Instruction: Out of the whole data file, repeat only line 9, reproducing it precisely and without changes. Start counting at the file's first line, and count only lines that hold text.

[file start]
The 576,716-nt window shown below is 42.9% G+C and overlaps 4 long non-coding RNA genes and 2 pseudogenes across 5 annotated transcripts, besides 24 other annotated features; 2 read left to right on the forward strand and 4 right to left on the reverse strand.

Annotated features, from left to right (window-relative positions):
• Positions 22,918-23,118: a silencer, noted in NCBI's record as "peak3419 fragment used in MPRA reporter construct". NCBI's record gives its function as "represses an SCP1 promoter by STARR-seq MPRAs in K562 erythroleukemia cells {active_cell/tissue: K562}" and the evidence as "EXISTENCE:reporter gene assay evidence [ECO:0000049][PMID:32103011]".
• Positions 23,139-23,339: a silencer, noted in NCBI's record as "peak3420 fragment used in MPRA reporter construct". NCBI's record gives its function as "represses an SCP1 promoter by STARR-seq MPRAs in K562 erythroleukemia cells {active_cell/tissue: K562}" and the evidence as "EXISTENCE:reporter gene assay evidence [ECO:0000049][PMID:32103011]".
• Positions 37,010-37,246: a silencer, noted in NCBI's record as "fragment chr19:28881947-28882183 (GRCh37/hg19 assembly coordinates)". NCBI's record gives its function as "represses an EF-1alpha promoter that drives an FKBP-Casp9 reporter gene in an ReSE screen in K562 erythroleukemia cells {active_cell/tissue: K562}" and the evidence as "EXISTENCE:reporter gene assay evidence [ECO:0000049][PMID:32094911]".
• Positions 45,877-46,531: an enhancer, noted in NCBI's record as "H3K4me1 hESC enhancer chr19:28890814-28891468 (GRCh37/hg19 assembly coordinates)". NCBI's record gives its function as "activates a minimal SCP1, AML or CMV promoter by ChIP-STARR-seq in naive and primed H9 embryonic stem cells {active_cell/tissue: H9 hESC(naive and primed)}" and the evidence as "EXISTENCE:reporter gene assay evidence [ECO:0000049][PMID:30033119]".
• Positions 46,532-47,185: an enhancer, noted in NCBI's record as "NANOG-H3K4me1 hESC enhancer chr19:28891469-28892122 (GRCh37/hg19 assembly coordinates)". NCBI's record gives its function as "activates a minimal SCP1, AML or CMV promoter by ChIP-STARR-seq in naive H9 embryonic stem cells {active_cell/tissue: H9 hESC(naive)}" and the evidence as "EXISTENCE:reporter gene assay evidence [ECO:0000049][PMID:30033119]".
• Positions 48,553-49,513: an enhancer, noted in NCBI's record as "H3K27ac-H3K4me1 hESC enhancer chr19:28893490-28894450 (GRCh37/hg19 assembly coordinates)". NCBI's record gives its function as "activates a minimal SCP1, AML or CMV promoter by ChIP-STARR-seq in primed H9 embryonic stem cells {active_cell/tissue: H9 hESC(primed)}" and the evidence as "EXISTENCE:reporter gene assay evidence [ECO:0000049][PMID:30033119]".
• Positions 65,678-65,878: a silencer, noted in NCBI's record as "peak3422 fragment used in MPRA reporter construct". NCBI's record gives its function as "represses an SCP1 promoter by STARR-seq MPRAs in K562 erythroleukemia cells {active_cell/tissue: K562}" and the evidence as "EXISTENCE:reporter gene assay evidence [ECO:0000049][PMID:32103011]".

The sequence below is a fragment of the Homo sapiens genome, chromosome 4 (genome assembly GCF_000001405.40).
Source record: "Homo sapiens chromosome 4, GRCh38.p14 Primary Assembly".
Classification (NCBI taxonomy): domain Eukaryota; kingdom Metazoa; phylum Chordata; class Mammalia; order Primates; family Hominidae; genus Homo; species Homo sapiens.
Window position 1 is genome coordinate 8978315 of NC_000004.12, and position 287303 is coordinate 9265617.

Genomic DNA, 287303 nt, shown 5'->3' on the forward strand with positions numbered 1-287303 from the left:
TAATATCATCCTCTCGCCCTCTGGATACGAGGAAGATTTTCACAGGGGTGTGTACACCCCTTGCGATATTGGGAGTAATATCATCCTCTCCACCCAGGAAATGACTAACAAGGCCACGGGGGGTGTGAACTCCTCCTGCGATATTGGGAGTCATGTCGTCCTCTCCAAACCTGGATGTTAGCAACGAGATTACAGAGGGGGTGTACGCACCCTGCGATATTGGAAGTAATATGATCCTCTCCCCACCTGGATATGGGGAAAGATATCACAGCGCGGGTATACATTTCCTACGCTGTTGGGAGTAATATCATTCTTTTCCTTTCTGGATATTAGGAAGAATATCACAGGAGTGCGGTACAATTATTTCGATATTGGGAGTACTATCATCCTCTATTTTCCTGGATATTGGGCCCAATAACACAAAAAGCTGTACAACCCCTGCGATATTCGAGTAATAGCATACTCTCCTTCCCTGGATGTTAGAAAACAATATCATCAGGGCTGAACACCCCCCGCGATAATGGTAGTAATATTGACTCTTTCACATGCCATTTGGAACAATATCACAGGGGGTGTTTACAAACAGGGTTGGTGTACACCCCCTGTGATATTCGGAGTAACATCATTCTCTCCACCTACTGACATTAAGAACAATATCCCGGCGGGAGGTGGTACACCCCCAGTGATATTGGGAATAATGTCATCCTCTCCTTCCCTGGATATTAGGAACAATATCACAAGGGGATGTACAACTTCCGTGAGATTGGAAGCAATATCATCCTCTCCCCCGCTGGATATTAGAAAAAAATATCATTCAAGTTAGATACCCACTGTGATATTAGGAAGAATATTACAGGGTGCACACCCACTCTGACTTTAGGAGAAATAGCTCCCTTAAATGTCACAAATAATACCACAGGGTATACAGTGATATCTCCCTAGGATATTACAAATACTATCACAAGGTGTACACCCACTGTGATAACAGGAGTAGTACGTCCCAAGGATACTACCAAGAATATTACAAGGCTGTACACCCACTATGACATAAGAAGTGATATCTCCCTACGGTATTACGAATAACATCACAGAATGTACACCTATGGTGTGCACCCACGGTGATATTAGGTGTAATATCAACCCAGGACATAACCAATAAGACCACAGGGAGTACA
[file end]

• Positions 65,678-65,878: a silencer, noted in NCBI's record as "peak3422 fragment used in MPRA reporter construct". NCBI's record gives its function as "represses an SCP1 promoter by STARR-seq MPRAs in K562 erythroleukemia cells {active_cell/tissue: K562}" and the evidence as "EXISTENCE:reporter gene assay evidence [ECO:0000049][PMID:32103011]".